Sorry, what? Afghan president says time to apologize to Taliban
After 13 years of war aimed at rooting out the Taliban, the Afghan president declared in Washington that torture and mistreatment only intensified resentment in some members of the Taliban, so it's time to heal wounds and apologize.
Speaking during his first visit to Washington, Mohammad Ashraf
Ghani, who became president last year, said peace with the
insurgents was "essential" and that some Taliban members
suffered legitimate grievances.
"People were falsely imprisoned, people were tortured. They were tortured in private homes or private prisons," he said, Reuters reported.
"How do you tell these people that you are sorry?" he lamented.
In a speech to the US Congress on Wednesday Ghani said that Taliban members could even find their way back into Afghan society, if they agreed to respect the constitution.
The Taliban "members" said earlier this week they had no
alternative but to continue its fight against the US. They made
the statement after President Barack Obama delayed withdrawal of
the American troops until the end of 2015.
"Obama's announcement to continue to keep troops in Afghanistan is a response to the peace efforts," spokesman Zabihullah Mujaahid told AFP.
The US president was initially planning to cut the number of
troops to 5,000 by the end of this year, withdrawing completely
by the end of 2016. But - with the full backing of his Afghan
counterpart - Obama decided to slow the withdrawal, leaving all
9,800 in place through 2015.
Why is there such unity and accord between Ghani and Obama? Former State Department official Matthew Hoh believes it's as easy as pie: both need each other for their "political survival."
"[Ghani’s] survival as president of Afghanistan is directly related to the mass of influx of American cash and Western money that his government receives, as well, as the presence of American soldiers to keep him in power," Hoh told RT.
The US president, meanwhile, needs Ghani because Obama is
"facing a lot of difficulties due to his failed policy
choices in the Middle East whether it be Libya, Yemen or going
after the Islamic State… So he needs Ghani, he needs Afghanistan
to show that he is still successful, that he hasn’t given up,
that the US is still committed to fighting terrorism," Hoh
Such "commitment" - the Afghanistan war - has cost the US taxpayer nearly $1 trillion, according to Financial Times’ calculations, and will require spending several hundred billion dollars more after it officially ended in December.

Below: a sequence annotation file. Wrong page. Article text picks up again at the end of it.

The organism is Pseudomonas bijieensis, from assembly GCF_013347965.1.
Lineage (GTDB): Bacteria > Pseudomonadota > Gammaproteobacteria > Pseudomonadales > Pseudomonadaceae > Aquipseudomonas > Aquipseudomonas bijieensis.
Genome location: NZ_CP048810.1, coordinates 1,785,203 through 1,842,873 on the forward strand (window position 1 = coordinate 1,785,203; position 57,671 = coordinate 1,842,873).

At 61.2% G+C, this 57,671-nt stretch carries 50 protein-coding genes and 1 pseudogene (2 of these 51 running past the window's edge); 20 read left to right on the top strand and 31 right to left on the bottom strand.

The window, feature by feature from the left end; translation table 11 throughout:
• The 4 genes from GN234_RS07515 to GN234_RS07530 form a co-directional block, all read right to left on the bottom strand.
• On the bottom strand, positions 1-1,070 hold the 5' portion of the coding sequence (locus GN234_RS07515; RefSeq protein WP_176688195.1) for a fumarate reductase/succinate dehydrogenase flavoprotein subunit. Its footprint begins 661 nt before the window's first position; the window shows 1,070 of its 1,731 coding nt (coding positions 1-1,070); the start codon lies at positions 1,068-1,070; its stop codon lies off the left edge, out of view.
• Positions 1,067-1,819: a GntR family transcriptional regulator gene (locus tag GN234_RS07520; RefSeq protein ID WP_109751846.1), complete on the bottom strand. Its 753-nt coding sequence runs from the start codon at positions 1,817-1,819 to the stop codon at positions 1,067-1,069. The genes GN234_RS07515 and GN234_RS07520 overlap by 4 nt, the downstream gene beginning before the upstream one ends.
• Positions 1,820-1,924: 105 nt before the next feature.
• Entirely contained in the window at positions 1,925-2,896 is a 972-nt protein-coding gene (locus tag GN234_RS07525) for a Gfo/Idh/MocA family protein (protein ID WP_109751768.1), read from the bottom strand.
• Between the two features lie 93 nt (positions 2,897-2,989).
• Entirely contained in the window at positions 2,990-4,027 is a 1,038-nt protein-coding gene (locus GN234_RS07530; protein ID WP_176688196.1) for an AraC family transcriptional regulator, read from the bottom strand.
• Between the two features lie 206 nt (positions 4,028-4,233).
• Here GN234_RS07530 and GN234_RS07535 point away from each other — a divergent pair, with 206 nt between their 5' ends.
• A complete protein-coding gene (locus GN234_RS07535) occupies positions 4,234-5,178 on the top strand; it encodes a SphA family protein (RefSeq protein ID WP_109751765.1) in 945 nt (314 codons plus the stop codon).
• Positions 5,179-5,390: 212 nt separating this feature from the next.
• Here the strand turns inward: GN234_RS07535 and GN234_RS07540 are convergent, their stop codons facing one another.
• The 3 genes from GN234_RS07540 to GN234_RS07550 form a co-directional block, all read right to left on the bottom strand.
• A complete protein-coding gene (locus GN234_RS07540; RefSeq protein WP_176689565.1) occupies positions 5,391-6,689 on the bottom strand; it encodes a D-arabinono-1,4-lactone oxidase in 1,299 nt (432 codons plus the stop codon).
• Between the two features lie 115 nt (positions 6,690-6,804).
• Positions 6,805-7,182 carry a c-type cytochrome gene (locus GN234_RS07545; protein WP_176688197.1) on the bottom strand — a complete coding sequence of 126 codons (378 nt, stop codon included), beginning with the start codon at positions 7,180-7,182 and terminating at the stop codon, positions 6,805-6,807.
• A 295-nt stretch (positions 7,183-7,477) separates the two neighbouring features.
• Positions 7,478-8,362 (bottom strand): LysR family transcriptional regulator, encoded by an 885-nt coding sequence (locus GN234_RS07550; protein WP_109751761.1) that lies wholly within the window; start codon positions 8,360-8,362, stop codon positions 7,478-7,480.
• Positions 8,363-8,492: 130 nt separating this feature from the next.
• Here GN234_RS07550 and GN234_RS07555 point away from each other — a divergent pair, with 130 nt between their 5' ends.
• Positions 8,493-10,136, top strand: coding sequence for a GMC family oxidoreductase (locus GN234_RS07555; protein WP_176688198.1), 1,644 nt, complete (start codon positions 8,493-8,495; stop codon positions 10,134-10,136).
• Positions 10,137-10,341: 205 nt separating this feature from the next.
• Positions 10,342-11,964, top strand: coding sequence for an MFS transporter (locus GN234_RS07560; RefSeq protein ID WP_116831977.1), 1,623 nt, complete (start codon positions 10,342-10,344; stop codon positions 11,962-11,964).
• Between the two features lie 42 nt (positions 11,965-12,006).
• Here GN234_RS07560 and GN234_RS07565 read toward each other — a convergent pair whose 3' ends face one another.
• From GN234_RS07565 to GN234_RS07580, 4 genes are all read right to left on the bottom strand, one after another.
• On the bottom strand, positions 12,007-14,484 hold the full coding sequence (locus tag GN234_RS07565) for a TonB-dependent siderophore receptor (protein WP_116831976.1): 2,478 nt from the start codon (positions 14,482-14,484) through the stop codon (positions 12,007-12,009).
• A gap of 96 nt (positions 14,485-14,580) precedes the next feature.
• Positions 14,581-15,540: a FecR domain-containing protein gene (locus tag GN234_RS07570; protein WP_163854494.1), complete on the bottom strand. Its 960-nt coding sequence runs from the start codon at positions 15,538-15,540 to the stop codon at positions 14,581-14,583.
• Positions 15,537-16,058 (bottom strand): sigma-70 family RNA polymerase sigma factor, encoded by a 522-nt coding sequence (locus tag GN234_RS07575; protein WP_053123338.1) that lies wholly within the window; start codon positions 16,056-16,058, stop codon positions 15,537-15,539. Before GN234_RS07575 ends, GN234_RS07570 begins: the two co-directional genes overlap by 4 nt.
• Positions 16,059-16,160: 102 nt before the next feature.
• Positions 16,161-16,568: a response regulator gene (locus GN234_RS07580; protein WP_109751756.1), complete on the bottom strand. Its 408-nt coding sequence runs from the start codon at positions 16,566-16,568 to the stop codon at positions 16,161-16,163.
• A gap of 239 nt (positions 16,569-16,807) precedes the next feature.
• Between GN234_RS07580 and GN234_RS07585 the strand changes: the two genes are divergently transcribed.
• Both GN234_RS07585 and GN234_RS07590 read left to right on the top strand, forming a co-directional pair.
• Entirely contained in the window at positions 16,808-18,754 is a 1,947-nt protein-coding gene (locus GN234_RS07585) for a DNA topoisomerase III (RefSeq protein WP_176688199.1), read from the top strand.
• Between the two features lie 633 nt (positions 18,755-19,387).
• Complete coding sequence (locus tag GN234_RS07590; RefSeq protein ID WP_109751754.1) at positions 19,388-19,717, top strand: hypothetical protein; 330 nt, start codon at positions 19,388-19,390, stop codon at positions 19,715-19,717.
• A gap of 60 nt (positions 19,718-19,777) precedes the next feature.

US lawmakers, meanwhile, keep showing support for a slower
drawdown of troops.
"Iraq has shown us the consequences of leaving a fragile ally too early," US Representative Mac Thornberry said in a statement. "The bottom line is that our own security is at stake," the Republican, who leads the House of Representatives Armed Services Committee, added.
According to independent journalist Sergey Strokan, security is a myth. The RT contributor says the American operation in Afghanistan - the longest overseas conflict in American history - has eventually led to a paradoxical result. As never before the fate of Afghanistan currently lies more in the hands of external forces – regional powers and superpowers - than in the hands of the Afghans themselves, Strokan says.
"It is obvious that if the Americans complete their withdrawal, it will embolden Islamic militants in both Afghanistan and Pakistan, giving new steam to radical Islamic movements not only in these two countries, but also in the rest of Central Asia and even China, with the potential to create a major threat for the nearby former Soviet republics," Strokan maintains.
The other key factor which will hardly allow the Americans to
leave Afghanistan to the Afghans is the rise of the Islamic State
in Syria and Iraq, the journalist says.
"With the emergence of ISIS, the Middle East has turned into a testing ground for a destabilization model that will be exported to other regions. The Syrian or Iraqi ‘model of destabilization’ can be effectively applied in Afghanistan, with external forces playing a key role," he warns.
2014 was the bloodiest year in Afghanistan since the UN began compiling figures in 2009. A report published by the United Nations in February revealed 3,699 civilians were killed in Afghanistan in 2014, which is a rise of 730 from the previous year. Perhaps more worryingly, there has been an increase every year in the number of civilian deaths since 2009, figures from the UN report show.
A powerful blast rocked central Kabul on Wednesday. Security
officials said at least six people were killed and 31 others
injured. The suicide bombing occurred in front of the Finance
Ministry and near the city’s 2nd Police Station.
Armed confrontations between militants and security forces in Afghanistan have also intensified in recent years, as the number of Taliban fighters has skyrocketed from 2,000 to up to 60,000, since the US-led invasion in 2001.
On top of that, a report by Human Rights Watch in early March said the US’s desire to have security at any cost actually gives Afghan authorities an opportunity to act with impunity, allowing them to get away with murder and torture.
“The previous Afghan government and the United States enabled powerful and abusive individuals and their forces to commit atrocities for too long without being held to account,” HRW’s deputy Asia director Phelim Kine said.